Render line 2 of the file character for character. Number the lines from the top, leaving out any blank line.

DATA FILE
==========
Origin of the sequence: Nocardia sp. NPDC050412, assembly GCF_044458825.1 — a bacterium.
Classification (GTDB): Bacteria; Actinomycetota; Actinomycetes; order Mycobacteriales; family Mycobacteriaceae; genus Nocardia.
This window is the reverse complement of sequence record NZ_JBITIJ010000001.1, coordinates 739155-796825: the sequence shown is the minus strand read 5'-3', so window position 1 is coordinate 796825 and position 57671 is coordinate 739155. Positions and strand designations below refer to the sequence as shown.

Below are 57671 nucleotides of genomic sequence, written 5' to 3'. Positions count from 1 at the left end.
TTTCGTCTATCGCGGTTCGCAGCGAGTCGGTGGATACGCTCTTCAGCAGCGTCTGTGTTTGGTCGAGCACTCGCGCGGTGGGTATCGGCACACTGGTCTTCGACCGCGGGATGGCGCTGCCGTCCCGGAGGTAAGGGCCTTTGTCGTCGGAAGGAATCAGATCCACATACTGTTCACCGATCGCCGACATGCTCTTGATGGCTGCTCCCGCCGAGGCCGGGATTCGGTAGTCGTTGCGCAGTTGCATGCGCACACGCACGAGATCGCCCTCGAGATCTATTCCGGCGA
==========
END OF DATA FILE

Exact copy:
Classification (GTDB): Bacteria; Actinomycetota; Actinomycetes; order Mycobacteriales; family Mycobacteriaceae; genus Nocardia.